A baby lies hungry in a village,
She screams out for food
A child searches for his parents in war torn Iraq,
He screams their names out
A cop accepts a bribe from Hindu extremists,
Muslims screams echo unheard
An atom bomb was dropped on Hiroshima in 1945,
Japanese scream out in pain and despair
China goes ahead with the Olympic Games,
Tibetans scream out in protest
Thousands of trees are cut down every day,
Animals scream out at the loss
Stand up. Speak up.
Don’t live life in
By Niyati Singh XI C

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A Trip To The Granary

The smell of delicious breakfast woke me up in the morning. I could hear my family chatting in the courtyard. I ran down the stairs and asked my mother what she had made for breakfast. She replied by saying that there was milk, melons, homemade bread, pomegranate juice and pears.”I ate my breakfast and went to the bathroom to have a bath. I wore my new prettily patterned robe and gold necklace and went to meet my father who was a farmer. He told me to come with him to the haat and then to the granary to store the extra grains . I was too excited to even reply.
We loaded the grains and hopped onto the bullock cart. We reached the haat and began our work. Within an hour we sold our grain and headed for the granary where the extra grain was kept. My hard work was appreciated by my father, thus he bought me a coloured beaded necklace as a reward.
It was a tiring day and as soon as we reached home we gobbled up our dinner and went to sleep.
Kavya Srivatsa 4

Children flying kites during the
Independence day celebrations

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Life Is A Meadow...

Many eyes go through it
But few see the flowers
Many a meadow is black-
Burnt with ash and buried with bodies from war.
It's not the black ash that lies on the ground
Or the smog and dirty folklore that surrounds it
But soil that lies deep beneath it
That reaps daisies one day...
Tenzin Varma, 8 C


I wish I were a zoologist,
That I will make a list,
If I was shifted to London,
Then my job would be done!
My manager wouldn’t complain about me,
Be he’d do so about others, angrily!
Tigers and whales face extinction,
But I’ll have to save ‘em before devastation,
Poachers may kill the others,
As it’s just a myth that bullets are made of feathers,
My plans are always right,
That criminals receive a poisonous snake bite!
I the next 50 years, Global Warming shall destroy us,
I have to save it before the Earth explodes,
Polar regions are melting and killing the wild,
Animals are in grave danger,
If I wont get my job done,
The Earth’s time is up!
Naman Mishra, 7


When I got drenched by the rain,
I felt exultant, as if a dragon I had slain.
It pricked me somewhere; in my mind it made a dent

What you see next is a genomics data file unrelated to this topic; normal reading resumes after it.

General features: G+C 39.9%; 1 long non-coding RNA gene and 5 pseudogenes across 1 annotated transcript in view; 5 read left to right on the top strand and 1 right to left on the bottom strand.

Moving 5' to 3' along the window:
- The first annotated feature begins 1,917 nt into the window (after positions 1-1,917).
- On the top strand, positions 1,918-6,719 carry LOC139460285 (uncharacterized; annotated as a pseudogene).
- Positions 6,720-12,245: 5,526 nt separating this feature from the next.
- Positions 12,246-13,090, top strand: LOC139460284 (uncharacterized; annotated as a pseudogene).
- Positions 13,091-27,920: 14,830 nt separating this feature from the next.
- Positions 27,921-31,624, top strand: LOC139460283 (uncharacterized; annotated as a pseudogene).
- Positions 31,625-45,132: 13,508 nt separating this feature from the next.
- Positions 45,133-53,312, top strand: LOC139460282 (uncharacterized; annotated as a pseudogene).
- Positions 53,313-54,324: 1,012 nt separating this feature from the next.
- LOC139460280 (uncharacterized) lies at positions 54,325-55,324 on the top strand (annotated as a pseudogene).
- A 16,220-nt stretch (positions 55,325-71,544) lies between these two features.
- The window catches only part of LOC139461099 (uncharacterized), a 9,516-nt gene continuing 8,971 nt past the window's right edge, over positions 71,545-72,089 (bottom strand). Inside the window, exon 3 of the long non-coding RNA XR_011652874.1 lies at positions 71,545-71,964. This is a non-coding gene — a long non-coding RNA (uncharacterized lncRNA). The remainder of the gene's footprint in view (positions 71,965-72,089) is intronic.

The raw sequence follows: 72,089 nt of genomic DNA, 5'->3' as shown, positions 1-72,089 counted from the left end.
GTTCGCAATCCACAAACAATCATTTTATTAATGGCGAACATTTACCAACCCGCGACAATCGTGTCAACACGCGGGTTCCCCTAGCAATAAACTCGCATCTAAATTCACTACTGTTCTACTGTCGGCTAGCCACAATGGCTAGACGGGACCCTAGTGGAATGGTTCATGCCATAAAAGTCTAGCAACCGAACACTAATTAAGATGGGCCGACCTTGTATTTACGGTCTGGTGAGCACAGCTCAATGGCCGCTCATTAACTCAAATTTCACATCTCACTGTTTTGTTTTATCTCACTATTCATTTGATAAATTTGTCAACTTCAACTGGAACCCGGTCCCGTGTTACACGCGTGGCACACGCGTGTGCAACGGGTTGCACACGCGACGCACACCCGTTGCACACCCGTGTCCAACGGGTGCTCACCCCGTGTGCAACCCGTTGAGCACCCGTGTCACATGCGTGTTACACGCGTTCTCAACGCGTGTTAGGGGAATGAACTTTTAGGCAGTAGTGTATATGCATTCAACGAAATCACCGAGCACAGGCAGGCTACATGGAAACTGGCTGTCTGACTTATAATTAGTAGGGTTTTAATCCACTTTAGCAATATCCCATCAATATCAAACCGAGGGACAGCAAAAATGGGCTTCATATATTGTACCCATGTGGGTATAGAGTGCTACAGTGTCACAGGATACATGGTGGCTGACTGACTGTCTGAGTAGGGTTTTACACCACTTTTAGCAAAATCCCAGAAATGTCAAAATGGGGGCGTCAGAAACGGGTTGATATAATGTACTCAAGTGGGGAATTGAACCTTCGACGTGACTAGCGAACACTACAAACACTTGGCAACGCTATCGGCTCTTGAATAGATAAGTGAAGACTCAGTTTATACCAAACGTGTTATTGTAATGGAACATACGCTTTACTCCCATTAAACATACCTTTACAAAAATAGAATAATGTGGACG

That’s when I realized what life really meant.
Once you think, you’ll get to know,
if you explore; let it grow;
like a wild creeper, in a meadow, a field
one day a daisy, it will yield.
When we are lost, thoughts are muddled,
together in the cold, we are huddled.
Look inside, and you will find
something that would help our hearts to bind.
The rain poured down on me,
It metamorphed me, it set my soul free.
I left the world, sorrow and pain all that’s good, yet not in vain; I learnt what’s pure, true and wise,
It was the rain – tears from the Lord’s eyes!
Tenzin Verma 8C


The die is cast... exhaust pipes blast a deafening fanfare;
There is tension in the pit lane and thunder in the air.
Malaysia’s formula one race track – a furnace of raw power As its fever grips the faithful that waited for this hour.

You feel the ground shaking beneath the trumpet blast...
Any second now the lights will change the future to the past.
Every driver in his cockpit feels it jarring through his knees
As the heat inside his suit approaches fifty-odd degrees.

Now it’s all-on in a moment... in a blinding flash of time
With the decibels responding to the tacho needle’s climb;
Screaming rubber scorches tarmac, in a frantic bid for traction
In a symphony of sound begins the awesome full-on action.

There are two Ferraris foremost, with McLaren close behind
There’s a Honda belching smoke and fire, and Arrows flying blind;
There are Jordan’s, Jags and Williams, and they’re fighting for their lives,
On their Pit Mechanic’s shoulders, rests who fails... and who survives.

Then, a sudden expectation fell upon the thronging crowds
As a change of weather threatened in the dark, foreboding clouds.
Now the mighty tacticians gamble for a second’s worth of gain
Lies defeated in the slipstream of a race-car in the rain.

There is contact on the airwaves, there is frenzy in the pits
There is victory in the offing for the man who keeps his wits.
It’s a teasing game of patience, but the track begins to dry
Now the prancing horse is dancing beneath the lightening of the sky.

Here is Michael on the rampage... in his eyes, a glint of steel;
There’s McLaren close behind him, with the Scot behind the wheel;
There’s a flying Dutchman driving as he’s never done before
And a Finn who’s pulling all the stops to even up the score.

It’s a battle of endurance in the ever rising heat,
But those scything red Ferrari’s never seem to miss a beat.
Not a sign of overheating, nor a faint ignition lag;
It’s a one-two high-speed convoy right up to the chequered flag.

There was justice in the victory... it was true, and well deserved